>     bugaboo and a
>      >     way to
>      >      >>> scare programmers' children with night-time stories, I'd
>     like to
>      >      >>> clarify why exactly I support horrible features like
>     Pmods and
>      >      >>> $handle_undefined_function in the Erlang run-time.
>      >      >>>
>      >      >>> Most people on this list seem to care about "big-scale"
>     issues
>      >     like
>      >      >>> reliability, predictability, processing kajillions of
>     commercial
>      >      >>> transactions, and so forth. I happen to care a lot more
>     about
>      >      >>> "small-scale" issues -- in particular, the programming
>      >     experience of
>      >      >>> one person just trying to get something to work for the
>     first
>      >     time and
>      >      >>> having the code look nice. I think that's ultimately where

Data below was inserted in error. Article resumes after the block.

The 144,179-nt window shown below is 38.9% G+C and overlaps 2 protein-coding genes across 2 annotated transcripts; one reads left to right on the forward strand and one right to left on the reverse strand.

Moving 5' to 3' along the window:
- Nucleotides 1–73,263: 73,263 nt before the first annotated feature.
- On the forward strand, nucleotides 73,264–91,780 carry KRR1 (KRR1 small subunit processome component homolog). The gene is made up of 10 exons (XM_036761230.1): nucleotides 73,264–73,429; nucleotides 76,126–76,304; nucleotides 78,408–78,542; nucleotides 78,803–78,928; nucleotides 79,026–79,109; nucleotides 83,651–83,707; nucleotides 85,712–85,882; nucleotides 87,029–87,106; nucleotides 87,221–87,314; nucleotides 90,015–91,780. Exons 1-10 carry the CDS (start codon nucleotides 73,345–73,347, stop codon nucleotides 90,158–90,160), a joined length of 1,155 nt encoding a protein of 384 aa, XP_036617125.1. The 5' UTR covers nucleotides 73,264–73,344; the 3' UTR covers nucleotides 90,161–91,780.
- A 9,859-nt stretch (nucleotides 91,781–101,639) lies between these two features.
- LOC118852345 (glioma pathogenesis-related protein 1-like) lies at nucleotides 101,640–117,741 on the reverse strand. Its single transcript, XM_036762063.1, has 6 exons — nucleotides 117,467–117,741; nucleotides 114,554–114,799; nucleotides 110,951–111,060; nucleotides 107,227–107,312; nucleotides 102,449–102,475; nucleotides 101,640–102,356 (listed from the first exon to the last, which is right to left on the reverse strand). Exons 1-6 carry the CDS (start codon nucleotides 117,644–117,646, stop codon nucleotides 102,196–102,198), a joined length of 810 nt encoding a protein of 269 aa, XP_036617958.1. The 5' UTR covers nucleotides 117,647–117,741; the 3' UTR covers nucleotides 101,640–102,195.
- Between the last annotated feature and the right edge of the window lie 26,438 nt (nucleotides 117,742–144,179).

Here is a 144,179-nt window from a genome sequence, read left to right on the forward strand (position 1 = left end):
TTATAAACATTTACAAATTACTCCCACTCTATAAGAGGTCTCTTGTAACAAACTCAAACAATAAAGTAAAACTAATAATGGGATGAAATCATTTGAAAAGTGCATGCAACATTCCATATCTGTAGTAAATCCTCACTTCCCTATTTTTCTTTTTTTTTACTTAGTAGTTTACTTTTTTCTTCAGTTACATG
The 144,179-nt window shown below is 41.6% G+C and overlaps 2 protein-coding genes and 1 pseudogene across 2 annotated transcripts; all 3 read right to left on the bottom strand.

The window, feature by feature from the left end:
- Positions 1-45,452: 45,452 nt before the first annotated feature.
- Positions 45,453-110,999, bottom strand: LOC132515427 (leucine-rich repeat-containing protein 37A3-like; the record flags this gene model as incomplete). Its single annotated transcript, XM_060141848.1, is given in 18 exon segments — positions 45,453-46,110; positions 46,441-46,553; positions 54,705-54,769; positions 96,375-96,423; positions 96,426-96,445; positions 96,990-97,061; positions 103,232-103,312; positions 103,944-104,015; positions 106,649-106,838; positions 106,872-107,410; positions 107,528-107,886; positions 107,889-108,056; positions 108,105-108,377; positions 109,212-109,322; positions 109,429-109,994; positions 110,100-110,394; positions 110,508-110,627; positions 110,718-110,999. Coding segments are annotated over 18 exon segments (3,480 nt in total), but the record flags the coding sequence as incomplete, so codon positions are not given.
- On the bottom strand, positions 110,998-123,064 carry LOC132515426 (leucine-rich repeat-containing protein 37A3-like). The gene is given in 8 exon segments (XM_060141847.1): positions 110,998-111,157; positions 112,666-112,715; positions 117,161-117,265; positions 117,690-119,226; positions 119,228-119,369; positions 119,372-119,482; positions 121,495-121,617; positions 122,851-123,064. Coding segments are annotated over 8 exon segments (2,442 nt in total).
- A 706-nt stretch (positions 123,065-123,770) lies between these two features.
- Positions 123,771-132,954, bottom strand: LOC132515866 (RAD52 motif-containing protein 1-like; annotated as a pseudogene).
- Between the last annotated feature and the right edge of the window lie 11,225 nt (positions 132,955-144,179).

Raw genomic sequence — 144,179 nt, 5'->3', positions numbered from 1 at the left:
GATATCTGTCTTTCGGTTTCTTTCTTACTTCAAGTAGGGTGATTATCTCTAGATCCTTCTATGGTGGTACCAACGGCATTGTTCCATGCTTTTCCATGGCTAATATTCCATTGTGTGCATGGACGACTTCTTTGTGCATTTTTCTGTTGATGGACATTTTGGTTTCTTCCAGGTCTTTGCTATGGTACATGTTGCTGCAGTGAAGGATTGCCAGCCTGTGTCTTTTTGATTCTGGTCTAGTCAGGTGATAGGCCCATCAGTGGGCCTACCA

>      >     innovation
>      >      >>> comes from -- one person experimenting around, seeing if
>     things
>      >     work,
>      >      >>> and not caring whether it's production-ready or fit to
>     be seen by
>      >      >>> anyone.
>      >      >>>
>      >      >>> I worry that Erlang is missing out on a lot of potential
>     developer
>      >      >>> talent because the platform's benefits tend to be
>     back-loaded:
>      >     it's
>      >      >>> great for the big-scale stuff, but it can be painful for a
>      >     newcomer
>      >      >>> just tinkering around and seeing if stuff works. A
>     hobbyist has
>      >     to be
>      >      >>> both extremely tenacious and perhaps delusional to stick
>     with
>      >     Erlang
>      >      >>> long enough to realize the platform's benefits.
>      >      >>>